We tend to see the world in terms of where we are and how we grew up. We figure that things happen the same way everywhere and we don’t realize that is not always the case.

The Texas Board of Education is once again thinking about science textbooks. And this means that members of the board are, once again, looking at the inclusion of creationism and intelligent design in science textbooks (both biology and elementary level).

Now, why should this matter to you, especially if you don’t live in Texas? First, the decisions that the Texas Board of Education makes concerning textbooks affects every public school in the state. And because of the number of books that this represents, publishers tend to follow the decision very closely. This means that decisions concerning textbooks in New York will be affected, influenced, and decided by the decisions made in Texas. So Texas should be on your mind this Monday morning.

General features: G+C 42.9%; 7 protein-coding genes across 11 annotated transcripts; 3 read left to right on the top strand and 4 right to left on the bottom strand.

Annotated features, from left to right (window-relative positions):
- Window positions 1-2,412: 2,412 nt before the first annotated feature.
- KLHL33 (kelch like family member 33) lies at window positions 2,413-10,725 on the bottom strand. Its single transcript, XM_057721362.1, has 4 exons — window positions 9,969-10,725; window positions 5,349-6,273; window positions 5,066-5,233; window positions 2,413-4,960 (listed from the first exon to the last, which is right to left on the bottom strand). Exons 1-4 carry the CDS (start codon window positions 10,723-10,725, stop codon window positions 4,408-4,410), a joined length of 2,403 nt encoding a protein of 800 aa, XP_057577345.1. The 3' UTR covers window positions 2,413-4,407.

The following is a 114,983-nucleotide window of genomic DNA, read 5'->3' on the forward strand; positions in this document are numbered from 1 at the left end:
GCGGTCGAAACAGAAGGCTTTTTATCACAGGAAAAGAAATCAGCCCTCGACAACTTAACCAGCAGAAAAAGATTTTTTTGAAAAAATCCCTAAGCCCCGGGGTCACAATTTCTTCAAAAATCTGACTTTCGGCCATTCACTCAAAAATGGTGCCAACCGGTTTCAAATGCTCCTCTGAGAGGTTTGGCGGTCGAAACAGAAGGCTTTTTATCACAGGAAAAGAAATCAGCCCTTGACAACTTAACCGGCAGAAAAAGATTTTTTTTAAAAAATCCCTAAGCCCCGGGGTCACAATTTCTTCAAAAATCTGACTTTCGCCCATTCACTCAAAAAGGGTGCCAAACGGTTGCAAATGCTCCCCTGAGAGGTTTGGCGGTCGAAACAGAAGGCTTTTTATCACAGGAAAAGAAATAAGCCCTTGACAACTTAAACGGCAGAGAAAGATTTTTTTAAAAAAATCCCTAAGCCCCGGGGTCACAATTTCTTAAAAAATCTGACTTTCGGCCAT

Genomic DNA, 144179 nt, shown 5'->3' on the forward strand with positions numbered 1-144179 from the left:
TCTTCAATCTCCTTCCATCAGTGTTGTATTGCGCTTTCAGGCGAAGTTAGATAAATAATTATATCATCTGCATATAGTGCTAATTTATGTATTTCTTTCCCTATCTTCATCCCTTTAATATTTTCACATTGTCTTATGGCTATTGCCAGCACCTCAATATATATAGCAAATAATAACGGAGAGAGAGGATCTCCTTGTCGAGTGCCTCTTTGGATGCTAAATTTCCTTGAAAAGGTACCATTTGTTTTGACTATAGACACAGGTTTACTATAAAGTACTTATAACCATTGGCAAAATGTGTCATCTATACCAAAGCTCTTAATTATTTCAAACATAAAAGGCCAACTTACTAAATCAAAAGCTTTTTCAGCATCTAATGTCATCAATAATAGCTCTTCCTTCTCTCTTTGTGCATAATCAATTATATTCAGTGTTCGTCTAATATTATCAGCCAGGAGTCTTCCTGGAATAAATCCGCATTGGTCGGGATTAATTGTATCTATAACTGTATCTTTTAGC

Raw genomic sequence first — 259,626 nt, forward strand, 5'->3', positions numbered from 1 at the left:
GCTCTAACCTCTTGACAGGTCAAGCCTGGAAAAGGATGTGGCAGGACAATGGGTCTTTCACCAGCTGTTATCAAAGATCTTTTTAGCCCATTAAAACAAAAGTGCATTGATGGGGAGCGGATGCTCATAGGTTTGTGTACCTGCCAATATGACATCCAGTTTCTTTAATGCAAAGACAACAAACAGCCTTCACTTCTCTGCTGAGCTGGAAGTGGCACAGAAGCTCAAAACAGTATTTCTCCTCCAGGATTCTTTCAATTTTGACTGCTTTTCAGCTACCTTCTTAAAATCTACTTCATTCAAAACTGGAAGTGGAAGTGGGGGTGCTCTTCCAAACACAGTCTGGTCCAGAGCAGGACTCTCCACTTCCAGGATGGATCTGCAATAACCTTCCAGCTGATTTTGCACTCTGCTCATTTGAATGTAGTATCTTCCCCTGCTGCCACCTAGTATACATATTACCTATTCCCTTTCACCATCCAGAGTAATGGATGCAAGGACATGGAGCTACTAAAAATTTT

I have some other thoughts about what it is that we believe and what we know, both in terms of the Bible, religion, faith and education in general but I will hold onto those thoughts for a while.

Let’s just say that we need to look at the direction our educational process is taking and asking if it is preparing us for tomorrow and the solution of problems that haven’t yet developed. Our educational process does help solve problems but only problems for which we already know the answer. What will we do when we are faced with an entirely new problem, one we have never envisioned or encountered?

“A Reflection Of A Past Life; A Vision Of A Future Life”

This is the message that I presented at Grannie Annie’s Kitchen this morning, Saturday, September 14th. I am using the Scriptures for the 17th Sunday after Pentecost (Year C) – Jeremiah 4: 11 – 12, 22 – 28; 1 Timothy 1: 12 – 17; and Luke 15: 1 – 10 – but am focusing on Paul’s words to Timothy.

We served some 93 people this morning. My thanks to the 10 volunteers who helped serve the people and then clean up. Please contact me if you are interested in being a part of this ministry in some way.

I had a choir director a few years ago who was always encouraging us to sing with a little more feeling; so that it meant something to us. This was, to be sure, a departure from the way most of that particular choir had been raised in the Methodist Church. And that in itself was a little unusual because one of the things that early Methodists were known for was their singing.